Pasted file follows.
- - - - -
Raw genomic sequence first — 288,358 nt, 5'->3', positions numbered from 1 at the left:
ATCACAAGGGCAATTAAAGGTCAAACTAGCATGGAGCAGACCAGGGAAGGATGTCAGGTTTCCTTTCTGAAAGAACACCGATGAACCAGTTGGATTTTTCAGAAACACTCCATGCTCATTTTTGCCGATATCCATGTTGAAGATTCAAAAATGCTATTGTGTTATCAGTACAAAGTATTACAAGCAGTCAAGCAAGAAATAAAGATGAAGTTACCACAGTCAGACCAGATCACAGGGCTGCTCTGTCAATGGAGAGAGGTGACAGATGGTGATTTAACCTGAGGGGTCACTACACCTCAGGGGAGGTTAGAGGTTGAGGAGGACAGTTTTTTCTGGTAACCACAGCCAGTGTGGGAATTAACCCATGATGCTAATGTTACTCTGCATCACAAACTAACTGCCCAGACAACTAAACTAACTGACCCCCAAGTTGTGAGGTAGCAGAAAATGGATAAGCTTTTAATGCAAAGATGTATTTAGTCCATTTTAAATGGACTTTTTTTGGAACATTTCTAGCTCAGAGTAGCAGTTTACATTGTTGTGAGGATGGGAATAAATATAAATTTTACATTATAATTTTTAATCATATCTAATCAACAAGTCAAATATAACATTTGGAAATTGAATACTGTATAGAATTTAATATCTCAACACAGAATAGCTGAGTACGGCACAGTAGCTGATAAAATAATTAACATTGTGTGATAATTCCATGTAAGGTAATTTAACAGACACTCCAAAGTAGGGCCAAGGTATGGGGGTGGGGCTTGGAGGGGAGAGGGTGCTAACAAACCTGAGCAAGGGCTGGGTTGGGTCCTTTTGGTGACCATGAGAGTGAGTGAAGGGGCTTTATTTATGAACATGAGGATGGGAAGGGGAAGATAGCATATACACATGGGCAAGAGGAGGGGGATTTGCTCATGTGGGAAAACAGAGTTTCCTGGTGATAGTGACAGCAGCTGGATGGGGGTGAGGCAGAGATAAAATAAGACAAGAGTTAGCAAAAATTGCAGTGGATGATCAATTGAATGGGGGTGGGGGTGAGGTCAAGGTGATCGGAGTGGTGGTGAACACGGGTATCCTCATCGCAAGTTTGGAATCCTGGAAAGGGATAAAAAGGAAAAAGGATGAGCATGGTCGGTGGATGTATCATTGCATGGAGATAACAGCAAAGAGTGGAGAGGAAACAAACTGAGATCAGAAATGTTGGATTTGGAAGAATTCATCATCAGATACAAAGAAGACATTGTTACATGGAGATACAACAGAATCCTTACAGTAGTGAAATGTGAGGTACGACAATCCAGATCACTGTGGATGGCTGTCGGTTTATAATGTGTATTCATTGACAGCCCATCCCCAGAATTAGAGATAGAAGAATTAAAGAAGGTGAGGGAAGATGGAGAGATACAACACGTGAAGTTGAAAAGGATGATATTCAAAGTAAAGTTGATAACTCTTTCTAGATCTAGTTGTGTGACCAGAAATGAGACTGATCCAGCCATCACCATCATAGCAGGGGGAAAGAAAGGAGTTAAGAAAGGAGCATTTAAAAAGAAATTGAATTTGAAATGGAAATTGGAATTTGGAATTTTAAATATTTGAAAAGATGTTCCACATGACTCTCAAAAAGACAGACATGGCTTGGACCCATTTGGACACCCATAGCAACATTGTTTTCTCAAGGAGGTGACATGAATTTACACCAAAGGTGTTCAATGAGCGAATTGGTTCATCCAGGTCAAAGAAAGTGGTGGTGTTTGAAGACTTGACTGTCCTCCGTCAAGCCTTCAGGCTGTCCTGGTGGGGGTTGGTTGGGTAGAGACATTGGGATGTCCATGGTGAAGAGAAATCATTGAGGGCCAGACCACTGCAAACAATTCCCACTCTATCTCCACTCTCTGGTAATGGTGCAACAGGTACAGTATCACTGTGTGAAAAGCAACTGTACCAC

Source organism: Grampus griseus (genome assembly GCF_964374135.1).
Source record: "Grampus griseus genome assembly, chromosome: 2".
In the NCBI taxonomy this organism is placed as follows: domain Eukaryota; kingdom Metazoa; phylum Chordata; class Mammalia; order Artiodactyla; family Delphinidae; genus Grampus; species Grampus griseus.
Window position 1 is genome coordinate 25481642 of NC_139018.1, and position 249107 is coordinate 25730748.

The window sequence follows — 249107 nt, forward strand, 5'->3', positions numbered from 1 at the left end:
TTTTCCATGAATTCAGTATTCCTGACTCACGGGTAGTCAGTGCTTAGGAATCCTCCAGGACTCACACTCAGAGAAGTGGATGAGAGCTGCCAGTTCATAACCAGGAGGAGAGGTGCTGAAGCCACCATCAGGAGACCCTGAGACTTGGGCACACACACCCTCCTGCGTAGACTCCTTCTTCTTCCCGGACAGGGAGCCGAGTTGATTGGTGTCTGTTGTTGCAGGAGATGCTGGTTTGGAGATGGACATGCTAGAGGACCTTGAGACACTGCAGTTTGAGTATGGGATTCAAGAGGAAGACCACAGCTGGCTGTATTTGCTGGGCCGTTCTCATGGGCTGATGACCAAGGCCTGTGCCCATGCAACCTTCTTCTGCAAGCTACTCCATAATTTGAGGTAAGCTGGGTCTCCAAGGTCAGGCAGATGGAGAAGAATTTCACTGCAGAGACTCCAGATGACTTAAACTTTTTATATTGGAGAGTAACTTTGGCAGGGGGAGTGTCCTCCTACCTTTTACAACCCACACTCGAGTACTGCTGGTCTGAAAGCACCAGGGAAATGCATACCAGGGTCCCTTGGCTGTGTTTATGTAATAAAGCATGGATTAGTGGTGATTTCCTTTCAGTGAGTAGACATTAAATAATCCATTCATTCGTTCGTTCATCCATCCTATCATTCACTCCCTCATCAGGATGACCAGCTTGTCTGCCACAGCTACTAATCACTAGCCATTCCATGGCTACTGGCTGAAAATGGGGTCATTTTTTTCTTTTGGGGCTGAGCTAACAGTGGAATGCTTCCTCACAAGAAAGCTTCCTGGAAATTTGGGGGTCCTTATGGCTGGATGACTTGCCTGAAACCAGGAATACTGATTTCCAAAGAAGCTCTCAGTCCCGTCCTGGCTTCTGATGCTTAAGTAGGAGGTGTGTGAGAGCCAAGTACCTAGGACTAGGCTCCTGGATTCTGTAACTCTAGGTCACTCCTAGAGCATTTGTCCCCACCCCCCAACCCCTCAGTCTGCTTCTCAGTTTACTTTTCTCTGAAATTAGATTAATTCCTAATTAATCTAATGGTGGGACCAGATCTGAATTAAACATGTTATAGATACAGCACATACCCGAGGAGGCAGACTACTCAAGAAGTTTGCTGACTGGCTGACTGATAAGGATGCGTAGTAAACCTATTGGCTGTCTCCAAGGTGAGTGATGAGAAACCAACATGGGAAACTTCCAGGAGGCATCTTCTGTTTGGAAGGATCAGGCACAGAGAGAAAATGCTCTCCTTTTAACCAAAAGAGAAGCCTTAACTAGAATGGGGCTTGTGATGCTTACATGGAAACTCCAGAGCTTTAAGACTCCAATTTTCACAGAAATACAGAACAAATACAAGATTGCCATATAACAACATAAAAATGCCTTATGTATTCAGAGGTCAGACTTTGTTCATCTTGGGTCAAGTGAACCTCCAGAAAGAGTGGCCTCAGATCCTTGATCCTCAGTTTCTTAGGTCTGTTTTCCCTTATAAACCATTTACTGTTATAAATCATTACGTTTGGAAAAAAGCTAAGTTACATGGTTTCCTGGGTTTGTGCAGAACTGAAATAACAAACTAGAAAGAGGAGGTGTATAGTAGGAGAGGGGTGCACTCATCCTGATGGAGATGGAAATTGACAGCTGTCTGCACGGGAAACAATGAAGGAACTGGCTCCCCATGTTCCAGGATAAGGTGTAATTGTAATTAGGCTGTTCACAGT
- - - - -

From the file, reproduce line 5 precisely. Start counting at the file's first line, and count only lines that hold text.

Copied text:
In the NCBI taxonomy this organism is placed as follows: domain Eukaryota; kingdom Metazoa; phylum Chordata; class Mammalia; order Artiodactyla; family Delphinidae; genus Grampus; species Grampus griseus.